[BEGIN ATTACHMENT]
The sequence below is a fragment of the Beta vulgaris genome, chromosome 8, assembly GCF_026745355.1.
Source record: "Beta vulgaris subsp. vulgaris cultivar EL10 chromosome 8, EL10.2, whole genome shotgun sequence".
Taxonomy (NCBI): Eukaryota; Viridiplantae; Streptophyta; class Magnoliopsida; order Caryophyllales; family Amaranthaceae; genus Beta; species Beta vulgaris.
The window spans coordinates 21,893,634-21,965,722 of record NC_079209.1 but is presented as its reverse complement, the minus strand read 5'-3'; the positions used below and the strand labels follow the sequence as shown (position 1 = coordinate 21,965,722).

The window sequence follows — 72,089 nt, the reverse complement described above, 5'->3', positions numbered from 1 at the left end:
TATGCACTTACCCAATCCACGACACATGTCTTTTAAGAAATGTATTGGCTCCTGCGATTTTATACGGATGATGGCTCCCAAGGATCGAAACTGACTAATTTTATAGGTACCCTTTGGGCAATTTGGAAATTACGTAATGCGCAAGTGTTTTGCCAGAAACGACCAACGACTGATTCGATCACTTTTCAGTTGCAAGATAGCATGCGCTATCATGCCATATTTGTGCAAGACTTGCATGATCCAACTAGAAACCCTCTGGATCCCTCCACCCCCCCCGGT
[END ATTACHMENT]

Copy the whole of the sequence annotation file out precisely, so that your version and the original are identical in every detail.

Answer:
The sequence below is a fragment of the Beta vulgaris genome, chromosome 8, assembly GCF_026745355.1.
Source record: "Beta vulgaris subsp. vulgaris cultivar EL10 chromosome 8, EL10.2, whole genome shotgun sequence".
Taxonomy (NCBI): Eukaryota; Viridiplantae; Streptophyta; class Magnoliopsida; order Caryophyllales; family Amaranthaceae; genus Beta; species Beta vulgaris.
The window spans coordinates 21,893,634-21,965,722 of record NC_079209.1 but is presented as its reverse complement, the minus strand read 5'-3'; the positions used below and the strand labels follow the sequence as shown (position 1 = coordinate 21,965,722).

The window sequence follows — 72,089 nt, the reverse complement described above, 5'->3', positions numbered from 1 at the left end:
TATGCACTTACCCAATCCACGACACATGTCTTTTAAGAAATGTATTGGCTCCTGCGATTTTATACGGATGATGGCTCCCAAGGATCGAAACTGACTAATTTTATAGGTACCCTTTGGGCAATTTGGAAATTACGTAATGCGCAAGTGTTTTGCCAGAAACGACCAACGACTGATTCGATCACTTTTCAGTTGCAAGATAGCATGCGCTATCATGCCATATTTGTGCAAGACTTGCATGATCCAACTAGAAACCCTCTGGATCCCTCCACCCCCCCCGGT